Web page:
Annual Report 2008-2009
 

Annual Report home |

Table of Contents |

Userguide |

Download versions

1. Overviews2. Performance3. Corporate4. Appendixes5. Financials6. Glossaries and Compliance Index

Your location: Performance > Outcome 1 > Output 1.1 > 1.1.3 Americas

OUTPUT 1.1: Protection and advocacy of Australia's international interests through the provision of policy advice to ministers and overseas diplomatic activity

1.1.3 Americas

On this page: Overview :: United States :: Canada :: Latin America and the Caribbean :: Outlook

Overview

Photo - See caption below for description
The Prime Minister meets the US President, Mr Barack Obama, accompanied by US Secretary of State Hillary Clinton, and the Australian Ambassador to the United States, Mr Dennis Richardson AO (left), in Washington on 24 March 2009.
Enlarge image :: Photo gallery

The department intensified efforts to deepen Australia’s relationship with the United States and other countries in the Americas. Preparation undertaken before the US presidential elections in November 2008 helped the Government engage effectively with a new US administration. Extensive work after the inauguration of President Obama ensured the Government was well positioned to pursue Australia’s interests with the United States. We contributed substantially to developing a productive relationship with the Obama Administration by coordinating early visits to Washington by the Prime Minister and the Ministers for Foreign Affairs, Trade and Defence. We also worked to ensure the Australia–United States Ministerial consultations were held within the first three months of the Obama Administration.

The department facilitated productive engagement with Canada on a wide range of global, regional and bilateral issues. We advanced the Government’s commitment to enhance Australia’s engagement with Latin America and the Caribbean, including through the entry into force of the Australia–Chile Free Trade Agreement and the finalisation of the Joint Experts Group Report on strengthening economic relations with Mexico.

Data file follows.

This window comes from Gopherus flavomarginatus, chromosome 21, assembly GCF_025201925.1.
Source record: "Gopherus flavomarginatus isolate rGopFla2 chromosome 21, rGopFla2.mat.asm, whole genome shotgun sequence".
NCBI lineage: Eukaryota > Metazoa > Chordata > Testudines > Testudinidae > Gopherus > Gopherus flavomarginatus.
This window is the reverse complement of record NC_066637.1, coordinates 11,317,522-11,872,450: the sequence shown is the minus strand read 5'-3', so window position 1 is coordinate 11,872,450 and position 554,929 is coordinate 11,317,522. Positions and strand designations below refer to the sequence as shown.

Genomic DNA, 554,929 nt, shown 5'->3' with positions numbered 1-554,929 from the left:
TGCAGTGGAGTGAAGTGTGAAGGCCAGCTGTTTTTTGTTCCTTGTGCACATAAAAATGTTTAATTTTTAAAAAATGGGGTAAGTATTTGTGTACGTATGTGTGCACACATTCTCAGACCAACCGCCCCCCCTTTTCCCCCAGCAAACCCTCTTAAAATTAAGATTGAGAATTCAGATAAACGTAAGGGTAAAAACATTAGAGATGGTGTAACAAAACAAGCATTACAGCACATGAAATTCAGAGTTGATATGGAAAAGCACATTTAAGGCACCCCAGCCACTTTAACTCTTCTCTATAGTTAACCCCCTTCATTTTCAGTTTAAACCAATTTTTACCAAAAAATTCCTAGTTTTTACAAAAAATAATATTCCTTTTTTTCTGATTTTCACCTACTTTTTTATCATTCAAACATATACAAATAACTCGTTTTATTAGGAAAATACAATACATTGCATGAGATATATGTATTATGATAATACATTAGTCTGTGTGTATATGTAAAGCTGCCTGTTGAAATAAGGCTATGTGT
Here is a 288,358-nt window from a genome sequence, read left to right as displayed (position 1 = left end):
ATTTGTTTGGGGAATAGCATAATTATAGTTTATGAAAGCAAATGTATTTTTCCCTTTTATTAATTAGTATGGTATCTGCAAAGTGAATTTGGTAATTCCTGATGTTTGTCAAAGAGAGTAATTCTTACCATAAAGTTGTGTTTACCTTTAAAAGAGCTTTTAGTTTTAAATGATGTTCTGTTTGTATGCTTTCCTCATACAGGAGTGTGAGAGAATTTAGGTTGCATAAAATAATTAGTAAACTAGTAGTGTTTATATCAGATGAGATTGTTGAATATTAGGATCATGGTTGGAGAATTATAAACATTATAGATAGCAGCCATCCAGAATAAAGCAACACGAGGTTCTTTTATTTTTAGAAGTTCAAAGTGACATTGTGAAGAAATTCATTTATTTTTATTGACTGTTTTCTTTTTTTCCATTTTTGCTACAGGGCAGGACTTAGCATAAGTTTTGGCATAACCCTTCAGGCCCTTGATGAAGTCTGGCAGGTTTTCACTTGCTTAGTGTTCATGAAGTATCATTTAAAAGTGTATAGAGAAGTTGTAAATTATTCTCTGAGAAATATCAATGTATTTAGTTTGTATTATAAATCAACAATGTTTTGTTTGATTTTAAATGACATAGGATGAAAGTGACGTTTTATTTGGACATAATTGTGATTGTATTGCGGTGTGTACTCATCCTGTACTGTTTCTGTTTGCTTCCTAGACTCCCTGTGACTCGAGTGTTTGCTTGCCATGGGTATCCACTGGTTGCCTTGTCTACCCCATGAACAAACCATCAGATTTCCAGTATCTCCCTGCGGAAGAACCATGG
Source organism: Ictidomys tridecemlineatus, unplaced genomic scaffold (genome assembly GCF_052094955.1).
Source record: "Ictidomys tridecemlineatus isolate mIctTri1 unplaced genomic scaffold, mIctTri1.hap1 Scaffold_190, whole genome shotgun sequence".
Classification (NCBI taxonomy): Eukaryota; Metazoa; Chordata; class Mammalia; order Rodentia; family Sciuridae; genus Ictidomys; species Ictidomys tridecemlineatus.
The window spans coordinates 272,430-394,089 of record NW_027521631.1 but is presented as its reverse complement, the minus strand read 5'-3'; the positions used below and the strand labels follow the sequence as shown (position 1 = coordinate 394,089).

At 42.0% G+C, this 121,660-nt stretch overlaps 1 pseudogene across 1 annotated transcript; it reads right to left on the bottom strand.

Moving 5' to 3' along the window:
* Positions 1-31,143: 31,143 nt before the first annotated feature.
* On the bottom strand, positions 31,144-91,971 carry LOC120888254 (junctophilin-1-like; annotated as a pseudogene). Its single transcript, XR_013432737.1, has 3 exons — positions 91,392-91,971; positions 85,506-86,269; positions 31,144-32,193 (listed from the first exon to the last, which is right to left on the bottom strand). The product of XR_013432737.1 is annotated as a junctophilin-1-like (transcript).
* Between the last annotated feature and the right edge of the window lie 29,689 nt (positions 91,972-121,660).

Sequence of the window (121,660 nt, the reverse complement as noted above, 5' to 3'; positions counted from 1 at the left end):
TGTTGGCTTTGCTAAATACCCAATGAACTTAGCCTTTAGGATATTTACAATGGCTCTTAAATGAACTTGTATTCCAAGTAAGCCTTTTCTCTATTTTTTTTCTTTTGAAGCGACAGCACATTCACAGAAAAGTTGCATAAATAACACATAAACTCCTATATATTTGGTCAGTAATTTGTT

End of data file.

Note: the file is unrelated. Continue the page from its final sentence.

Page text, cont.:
United States

In the lead-up to the November 2008 US Presidential election, the department provided analysis of the candidates’ policy positions to ensure the Government was ready to engage immediately with the incoming US administration. This groundwork facilitated Australia’s early engagement on major US initiatives such as the administration’s response to the global economic crisis as well as key common security interests, including the firm commitment on the part of both governments to military and civilian efforts to stabilise Afghanistan and prevent it from again becoming a base for the export of international terrorism.

The department supported visits to the United States by the Prime Minister, Mr Rudd, the Minister for Foreign Affairs, Mr Smith, and the Minister for Trade, Mr Crean. The Prime Minister’s visit in March 2009 laid the foundations for close ongoing engagement with the Obama Administration on the vital coordination role of the G20 process in addressing the global economic crisis (see sub-output 1.1.8). Our support for Mr Smith’s and Mr Crean’s visits to the United States in 2009 helped the development of early high-level engagement with their new US counterparts.

We supported visits to the United States by other federal ministers, including the Deputy Prime Minister, Ms Gillard, in June 2009. We helped strengthen bilateral political ties through support for participation by Australian ministers, parliamentary secretaries and parliamentarians in the regular West Coast Leadership Dialogue in San Diego in January 2009 and in the Australian–American Leadership Dialogue in Honolulu in September 2008.

We helped maintain the strength of the alliance through support for the Australia–United States Ministerial (AUSMIN) consultations in Washington in April 2009. Attended by Mr Smith and the then Minister for Defence, Mr Fitzgibbon, and their US counterparts, Secretary of State Hillary Clinton and Secretary of Defense Robert Gates, the talks underscored the importance of the alliance to both countries. AUSMIN outcomes included an agreement to explore strengthening bilateral civil-military cooperation, including in addressing the needs of fragile states; and an agreement on principles that will guide greater cooperation on intelligence, surveillance and reconnaissance, and cyber security.

The department facilitated coordination with the United States of our responses to major regional issues and to the broader global challenges of terrorism, including Afghanistan, and the proliferation of weapons of mass destruction (see sub-output 1.1.10). Coordination mechanisms included the Trilateral Strategic Dialogue with Japan and the regular bilateral Policy Planning Talks with the Department of State held in New York in September 2008.